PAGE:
To be properly weighted while diving, freedivers first need to understand the forces a diver must overcome and how to use them to their advantage. Being over-weighted increases the amount of effort used to stay at the surface in-between dives and when returning to the surface. Being under-weighted can also negatively impact your performance while diving. Let’s take a look at some proper weighting techniques for freediving.

Freediver kicking down a line.

What is Buoyancy?

Buoyancy is the upward force that is applied by a fluid on an object that is placed in it. If the object has a greater weight than the fluid it displaces, the object will sink. Inversely if the object is lighter than the displaced fluid, it will float. For freediving, the goal is to be neutrally buoyant at a certain depth (more on this later). To achieve this, we need to add weight to our gear to compensate for body type, wetsuit thickness and water type among other factors. 

An important consideration is that the deeper we dive, the more compressed the airspaces within our bodies and wetsuits become, making us sink faster. When we displace less water than our weight is the point at which we no longer need to kick downwards to overcome our buoyancy. This is when freedivers enter free-fall.

Returning to the surface, the opposite is true. We must exert enough force either through kicking or pulling to overcome negative buoyancy. As we approach the surface, our suits and airspaces within our bodies become less compressed, and we eventually reach positive buoyancy. Once positively buoyant, freedivers again can stop exerting efforts and allow buoyancy to push us back to the surface.

PADI Freediver - Constant Weight - Open Water Freedive

Buoyancy Check at the Surface

Before you dive, or anytime you change your kit or environment, it is a good idea to do a buoyancy check at the surface. It is recommended to be slightly positively buoyant at the surface for safety reasons and to stay relaxed as you prepare for your dive. To check your buoyancy, float vertically in the water and try not to move your legs or arms. After a passive exhale, you should still remain comfortably floating at the surface.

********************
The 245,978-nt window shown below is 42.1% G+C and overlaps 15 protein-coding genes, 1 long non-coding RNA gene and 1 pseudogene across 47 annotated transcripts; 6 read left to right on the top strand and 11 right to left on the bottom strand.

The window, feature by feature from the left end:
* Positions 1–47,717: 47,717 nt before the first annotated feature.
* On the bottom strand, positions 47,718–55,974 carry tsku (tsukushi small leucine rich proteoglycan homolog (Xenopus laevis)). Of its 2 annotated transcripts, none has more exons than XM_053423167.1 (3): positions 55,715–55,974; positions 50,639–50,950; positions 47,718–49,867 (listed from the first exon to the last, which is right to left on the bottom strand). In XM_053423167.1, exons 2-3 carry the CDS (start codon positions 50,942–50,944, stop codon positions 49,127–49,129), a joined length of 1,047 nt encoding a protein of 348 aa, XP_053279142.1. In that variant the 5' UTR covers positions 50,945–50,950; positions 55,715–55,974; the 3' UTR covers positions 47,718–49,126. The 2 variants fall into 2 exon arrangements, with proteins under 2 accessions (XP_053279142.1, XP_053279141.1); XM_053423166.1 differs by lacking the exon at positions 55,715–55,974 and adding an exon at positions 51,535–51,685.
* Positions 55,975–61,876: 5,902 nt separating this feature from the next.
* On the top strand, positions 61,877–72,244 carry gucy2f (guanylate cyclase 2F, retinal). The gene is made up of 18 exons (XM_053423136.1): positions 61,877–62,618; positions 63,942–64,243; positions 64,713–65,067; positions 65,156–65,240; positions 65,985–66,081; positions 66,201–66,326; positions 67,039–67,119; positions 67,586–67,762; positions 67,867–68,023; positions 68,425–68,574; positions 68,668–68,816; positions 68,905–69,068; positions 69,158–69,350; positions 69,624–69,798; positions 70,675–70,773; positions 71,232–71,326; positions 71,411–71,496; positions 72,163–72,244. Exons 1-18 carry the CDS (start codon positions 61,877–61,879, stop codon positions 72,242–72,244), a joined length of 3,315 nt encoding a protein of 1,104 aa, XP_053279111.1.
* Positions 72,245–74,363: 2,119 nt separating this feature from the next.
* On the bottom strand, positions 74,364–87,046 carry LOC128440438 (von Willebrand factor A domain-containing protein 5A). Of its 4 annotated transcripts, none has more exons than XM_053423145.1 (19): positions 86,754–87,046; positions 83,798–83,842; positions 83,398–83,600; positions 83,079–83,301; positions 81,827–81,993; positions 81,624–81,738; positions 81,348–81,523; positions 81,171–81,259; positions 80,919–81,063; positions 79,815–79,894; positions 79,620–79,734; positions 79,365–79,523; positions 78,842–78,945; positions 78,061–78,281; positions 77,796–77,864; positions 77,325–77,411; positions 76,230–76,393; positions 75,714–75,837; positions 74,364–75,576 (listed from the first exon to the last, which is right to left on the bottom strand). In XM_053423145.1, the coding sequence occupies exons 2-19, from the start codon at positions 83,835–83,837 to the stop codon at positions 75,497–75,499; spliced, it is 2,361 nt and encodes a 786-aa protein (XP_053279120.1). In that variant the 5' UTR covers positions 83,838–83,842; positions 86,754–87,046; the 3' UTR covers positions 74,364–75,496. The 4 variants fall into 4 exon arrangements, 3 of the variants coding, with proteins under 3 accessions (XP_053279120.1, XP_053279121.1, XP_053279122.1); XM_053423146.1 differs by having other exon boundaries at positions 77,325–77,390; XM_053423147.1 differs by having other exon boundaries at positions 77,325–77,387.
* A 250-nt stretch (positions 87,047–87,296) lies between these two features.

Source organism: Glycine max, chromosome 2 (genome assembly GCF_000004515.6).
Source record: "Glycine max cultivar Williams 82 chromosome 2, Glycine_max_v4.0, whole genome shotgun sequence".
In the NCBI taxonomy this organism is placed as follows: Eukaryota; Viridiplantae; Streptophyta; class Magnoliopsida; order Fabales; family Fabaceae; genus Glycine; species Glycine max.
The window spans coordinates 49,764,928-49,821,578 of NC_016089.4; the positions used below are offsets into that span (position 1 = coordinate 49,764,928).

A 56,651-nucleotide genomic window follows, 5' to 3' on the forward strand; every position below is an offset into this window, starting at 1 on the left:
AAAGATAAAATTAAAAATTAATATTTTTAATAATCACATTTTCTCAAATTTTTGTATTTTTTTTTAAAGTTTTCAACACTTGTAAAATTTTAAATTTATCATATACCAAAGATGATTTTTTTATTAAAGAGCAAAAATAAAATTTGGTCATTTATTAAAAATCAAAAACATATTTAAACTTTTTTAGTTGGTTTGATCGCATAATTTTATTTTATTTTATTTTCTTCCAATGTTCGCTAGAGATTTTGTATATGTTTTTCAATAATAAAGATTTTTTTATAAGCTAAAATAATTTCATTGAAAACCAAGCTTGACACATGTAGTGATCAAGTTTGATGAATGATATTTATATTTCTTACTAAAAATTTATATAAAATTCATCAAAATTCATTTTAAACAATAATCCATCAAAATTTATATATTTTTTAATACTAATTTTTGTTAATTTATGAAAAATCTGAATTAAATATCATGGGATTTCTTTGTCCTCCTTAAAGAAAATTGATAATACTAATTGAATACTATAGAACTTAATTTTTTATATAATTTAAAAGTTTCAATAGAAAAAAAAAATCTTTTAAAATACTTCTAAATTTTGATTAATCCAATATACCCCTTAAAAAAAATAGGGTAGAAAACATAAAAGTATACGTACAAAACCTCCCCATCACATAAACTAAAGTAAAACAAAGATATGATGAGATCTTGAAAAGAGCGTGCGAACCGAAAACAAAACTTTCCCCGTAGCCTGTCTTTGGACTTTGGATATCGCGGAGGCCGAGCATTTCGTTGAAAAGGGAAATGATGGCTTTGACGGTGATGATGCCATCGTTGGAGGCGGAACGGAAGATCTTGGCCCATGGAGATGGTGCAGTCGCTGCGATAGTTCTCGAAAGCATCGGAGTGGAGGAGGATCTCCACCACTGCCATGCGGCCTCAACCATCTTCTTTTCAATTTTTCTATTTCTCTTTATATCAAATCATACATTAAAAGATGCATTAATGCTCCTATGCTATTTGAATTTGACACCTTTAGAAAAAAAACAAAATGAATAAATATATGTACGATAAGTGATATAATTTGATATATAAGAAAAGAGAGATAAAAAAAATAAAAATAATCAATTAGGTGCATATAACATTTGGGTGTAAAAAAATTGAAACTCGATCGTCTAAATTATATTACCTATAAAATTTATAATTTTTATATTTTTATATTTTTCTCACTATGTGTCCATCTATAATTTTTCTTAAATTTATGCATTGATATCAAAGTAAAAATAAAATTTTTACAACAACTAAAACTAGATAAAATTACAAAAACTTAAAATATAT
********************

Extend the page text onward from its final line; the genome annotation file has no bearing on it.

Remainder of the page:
However, because you’ll soon be diving below the surface, you’ll also want to ensure you aren’t too buoyant to dive. To refine the amount of weight you can wear at the surface and remain positively buoyant, here is one technique. Begin by inhaling as much as possible. With your breath held, you should float with the water level around neck. Without kicking or moving take another breath, this time a relaxed or normal full breath. When held, the water should be at your chin. As you exhale, you should still stay at the surface but not sink. Adjust your weight in 1-2 pound/kilogram increments as needed.

freediver returning to surface.

Submerged Buoyancy Check

Before we dive into weighting techniques for freedivers at depth, we first need to discuss the varying philosophies of the neutral buoyancy depth. Freedivers chose a neutral buoyancy depth where they should neither float towards the surface nor sink towards the bottom. But at which depth should this be? One philosophy states that neutral depth should be approximately one third of your planned maximum depth or at 5 meters (15 feet), whichever is deeper. Another philosophy indicates that neutral buoyancy should be at half the maximum depth, and still another sets neutral buoyancy at 10 meters (30 feet).

For the sake of this example, let’s say you want to set your neutral buoyancy at 10 meters (30 feet). Take a full breath and pull or kick your way down to 10m (30ft.) Stop at 10m and relax. Watch the line or your computer to determine if you are floating back to the surface or sinking. The goal here is to neither float nor sink, indicating neutral buoyancy. If you are not neutrally buoyant, return to the surface, adjust your weight by 1-2 pounds/kilograms and try again.

Note: Most shallow water blackouts happen within 10 to five meters/30 to 15 feet of the surface, so it’s always recommended to be positively buoyant at this point of your ascent.

PADI Freediver - Confined Water Freedive - Dynamic Apnea

Weight Tips

Your weight setup is also very important. A good weight belt will fit snugly and sit low on your hips, allowing you to take full unrestricted breaths. It will also feature a quick release mechanism, so that you or your dive partner can ditch the weights in an emergency. 

It is recommended to use smaller 1 to 2-pound/kilogram weights on your belt. This will allow you to not only fine-tune your weight but also evenly space them out, making the belt more comfortable. 

A good starting point for an average-sized person wearing a wetsuit is:

  • 3mm Wetsuit: 1-2 kg (2-4lbs)
  • 5mm Wetsuit: 3-4 kg (6-8lbs)
  • 7mm Wetsuit: 5-6 kg (10-12lbs)

Being properly weighted will ensure that you are safe during your dives and also enjoy freediving. This will also help you reach the depths you want without exerting any more energy than required.

Share This

Related Posts